Herring Impaired

Changing ion channel densities allows fish to tune their hearing to male reproductive calls during breeding periods. 

Dec 1, 2013
Kate Yandell

CAN YOU HEAR ME NOW?: Fluctuations in the number of big potassium channels in the ears of female midshipman fish help the animals tune in to males’ calls during mating season.© BRANDON D. COLE/CORBIS


The paper
K.N. Rohmann et al., “Plasticity in ion channel expression underlies variation in hearing during reproductive cycles,” Curr Biol, 23:678-83, 2013.

The finding
Female midshipman fish (Porichthys notatus) are more interested in males’ reproductive calls during the summer breeding season than in the winter. Andrew Bass, a professor of neurobiology and behavior at Cornell University, and colleagues now show that seasonal variation in hearing occurs due to the alteration of the total number of a type of ion channel, called big potassium (BK) channels, in the sensory cells of the fish’s ears.
The background
P. notatus spends its winters deep in the ocean and its summers in the intertidal zone, where the male fish make humming noises that draw the females near. The authors previously showed that the hair cells in the ears of both male and female fish were tuned to the frequencies of the male mating calls during the reproductive season but not year-round.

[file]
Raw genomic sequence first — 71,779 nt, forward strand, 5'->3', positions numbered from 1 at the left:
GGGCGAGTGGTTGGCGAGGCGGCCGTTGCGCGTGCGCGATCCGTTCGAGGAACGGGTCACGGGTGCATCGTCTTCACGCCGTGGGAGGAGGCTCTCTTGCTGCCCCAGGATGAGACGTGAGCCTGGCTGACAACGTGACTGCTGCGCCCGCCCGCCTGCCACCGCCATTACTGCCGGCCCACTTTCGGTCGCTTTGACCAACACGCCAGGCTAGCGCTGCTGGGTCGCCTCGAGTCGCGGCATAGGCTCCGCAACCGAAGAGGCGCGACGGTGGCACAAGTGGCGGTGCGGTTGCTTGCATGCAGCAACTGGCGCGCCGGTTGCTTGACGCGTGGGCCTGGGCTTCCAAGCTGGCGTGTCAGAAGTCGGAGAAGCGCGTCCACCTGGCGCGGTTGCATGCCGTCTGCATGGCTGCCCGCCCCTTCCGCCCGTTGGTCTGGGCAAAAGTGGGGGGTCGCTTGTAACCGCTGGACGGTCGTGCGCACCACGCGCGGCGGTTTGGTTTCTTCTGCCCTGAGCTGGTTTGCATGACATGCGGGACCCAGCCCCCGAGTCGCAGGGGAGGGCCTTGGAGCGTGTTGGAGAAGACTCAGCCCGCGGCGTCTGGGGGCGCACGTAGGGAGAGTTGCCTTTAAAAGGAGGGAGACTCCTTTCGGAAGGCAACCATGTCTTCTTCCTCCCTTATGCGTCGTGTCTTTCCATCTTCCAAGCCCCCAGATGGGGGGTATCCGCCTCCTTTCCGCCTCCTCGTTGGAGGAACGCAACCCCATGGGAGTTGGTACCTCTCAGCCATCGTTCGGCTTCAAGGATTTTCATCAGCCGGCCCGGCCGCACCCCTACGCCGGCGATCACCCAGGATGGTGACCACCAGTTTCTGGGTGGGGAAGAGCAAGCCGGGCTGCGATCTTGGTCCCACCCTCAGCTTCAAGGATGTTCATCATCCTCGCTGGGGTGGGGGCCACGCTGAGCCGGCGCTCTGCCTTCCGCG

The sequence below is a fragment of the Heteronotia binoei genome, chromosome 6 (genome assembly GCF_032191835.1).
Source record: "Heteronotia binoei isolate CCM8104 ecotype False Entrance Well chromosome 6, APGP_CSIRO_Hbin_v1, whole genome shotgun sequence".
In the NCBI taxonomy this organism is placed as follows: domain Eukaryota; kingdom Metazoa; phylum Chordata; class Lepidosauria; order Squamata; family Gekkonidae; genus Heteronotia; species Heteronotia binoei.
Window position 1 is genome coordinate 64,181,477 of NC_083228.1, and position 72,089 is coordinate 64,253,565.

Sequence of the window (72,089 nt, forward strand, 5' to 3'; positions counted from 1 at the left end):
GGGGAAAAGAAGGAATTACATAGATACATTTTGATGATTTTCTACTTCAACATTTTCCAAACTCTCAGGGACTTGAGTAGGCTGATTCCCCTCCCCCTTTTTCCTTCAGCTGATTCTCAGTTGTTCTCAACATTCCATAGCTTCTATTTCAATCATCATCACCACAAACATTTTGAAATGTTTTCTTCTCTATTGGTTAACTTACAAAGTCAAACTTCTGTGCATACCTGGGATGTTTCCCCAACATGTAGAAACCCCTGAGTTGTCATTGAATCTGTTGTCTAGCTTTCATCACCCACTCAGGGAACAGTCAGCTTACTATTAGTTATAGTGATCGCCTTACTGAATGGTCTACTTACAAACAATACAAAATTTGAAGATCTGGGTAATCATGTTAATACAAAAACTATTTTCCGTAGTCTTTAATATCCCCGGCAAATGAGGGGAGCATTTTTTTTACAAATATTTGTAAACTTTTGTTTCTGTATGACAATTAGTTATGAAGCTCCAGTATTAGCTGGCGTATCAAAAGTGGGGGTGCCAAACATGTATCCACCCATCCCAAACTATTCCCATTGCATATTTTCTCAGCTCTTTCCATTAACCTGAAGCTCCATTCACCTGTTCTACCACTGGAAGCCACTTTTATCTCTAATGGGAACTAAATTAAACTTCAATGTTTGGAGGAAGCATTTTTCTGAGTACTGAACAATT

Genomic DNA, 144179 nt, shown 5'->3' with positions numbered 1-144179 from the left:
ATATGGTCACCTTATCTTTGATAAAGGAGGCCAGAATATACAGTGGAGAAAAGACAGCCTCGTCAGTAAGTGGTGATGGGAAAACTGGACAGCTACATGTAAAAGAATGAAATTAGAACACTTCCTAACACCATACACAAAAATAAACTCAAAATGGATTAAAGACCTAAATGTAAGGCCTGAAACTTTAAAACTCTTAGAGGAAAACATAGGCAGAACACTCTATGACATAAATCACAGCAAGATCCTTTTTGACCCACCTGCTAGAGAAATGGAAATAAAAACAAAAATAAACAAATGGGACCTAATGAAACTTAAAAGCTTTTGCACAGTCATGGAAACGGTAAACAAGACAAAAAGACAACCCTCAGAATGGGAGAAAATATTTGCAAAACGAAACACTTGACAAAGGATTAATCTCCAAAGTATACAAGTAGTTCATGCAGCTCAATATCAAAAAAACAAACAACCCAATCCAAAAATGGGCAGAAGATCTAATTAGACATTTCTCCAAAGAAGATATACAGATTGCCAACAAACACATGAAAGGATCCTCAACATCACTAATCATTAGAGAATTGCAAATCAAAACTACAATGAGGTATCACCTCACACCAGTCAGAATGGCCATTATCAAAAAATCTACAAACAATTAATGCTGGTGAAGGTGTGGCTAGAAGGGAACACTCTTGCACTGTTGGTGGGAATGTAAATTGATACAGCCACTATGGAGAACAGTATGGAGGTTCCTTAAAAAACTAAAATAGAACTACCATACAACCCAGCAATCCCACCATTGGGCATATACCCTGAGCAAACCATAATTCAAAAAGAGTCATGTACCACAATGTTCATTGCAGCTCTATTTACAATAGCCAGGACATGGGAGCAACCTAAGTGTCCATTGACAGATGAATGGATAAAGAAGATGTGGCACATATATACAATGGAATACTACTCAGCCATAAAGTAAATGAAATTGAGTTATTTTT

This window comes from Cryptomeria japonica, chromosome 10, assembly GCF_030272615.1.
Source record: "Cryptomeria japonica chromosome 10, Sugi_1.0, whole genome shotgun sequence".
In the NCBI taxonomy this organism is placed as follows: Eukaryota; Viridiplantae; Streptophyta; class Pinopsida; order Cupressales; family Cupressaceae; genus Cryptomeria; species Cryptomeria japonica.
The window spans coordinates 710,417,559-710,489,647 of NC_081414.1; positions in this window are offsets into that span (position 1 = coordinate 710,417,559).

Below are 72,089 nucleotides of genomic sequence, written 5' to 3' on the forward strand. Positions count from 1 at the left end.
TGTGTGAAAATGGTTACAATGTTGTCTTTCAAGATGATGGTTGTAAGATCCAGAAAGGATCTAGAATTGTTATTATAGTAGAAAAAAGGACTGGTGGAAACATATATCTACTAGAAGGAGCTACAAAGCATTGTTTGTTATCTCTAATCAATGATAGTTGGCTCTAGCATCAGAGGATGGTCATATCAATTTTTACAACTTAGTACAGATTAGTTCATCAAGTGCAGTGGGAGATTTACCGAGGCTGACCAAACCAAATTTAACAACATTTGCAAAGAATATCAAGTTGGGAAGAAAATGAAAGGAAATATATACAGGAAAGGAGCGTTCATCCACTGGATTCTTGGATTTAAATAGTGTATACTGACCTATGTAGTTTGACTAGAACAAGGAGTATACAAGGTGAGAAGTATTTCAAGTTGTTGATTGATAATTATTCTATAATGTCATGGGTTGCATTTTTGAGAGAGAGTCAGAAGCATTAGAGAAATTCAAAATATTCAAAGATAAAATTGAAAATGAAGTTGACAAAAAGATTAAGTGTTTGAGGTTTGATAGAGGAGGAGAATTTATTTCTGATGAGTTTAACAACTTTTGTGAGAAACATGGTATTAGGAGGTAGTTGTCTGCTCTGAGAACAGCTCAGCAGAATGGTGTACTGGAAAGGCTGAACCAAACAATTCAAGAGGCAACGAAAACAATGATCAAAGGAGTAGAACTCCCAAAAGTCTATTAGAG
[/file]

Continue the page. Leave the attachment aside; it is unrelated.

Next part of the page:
The experiments
When the researchers blocked BK channels in reproductively active fish by applying iberiotoxin, the fish’s frequency tuning became more like that of nonreproductive-phase fish. “Blocking the BK channels so thoroughly mimicked the actions of seasonal change of tuning it seems unlikely that anything else is required,” says Harold Zakon, a neurobiologist at the University of Texas at Austin who was not involved in the study. Additionally, mRNAs encoding important subunits of BK channels were more highly expressed in reproductive fish’s saccules—the auditory organs containing the hair cells—than in those of fish caught in the winter.

The implications
Bass suspects that the BK channels proliferate in response to estrogen, which binds to steroid receptors in the fish’s hair cells. He hypothesizes that mammals, which also express estrogen receptors and BK channels, may show hormone-mediated changes in hearing as they age.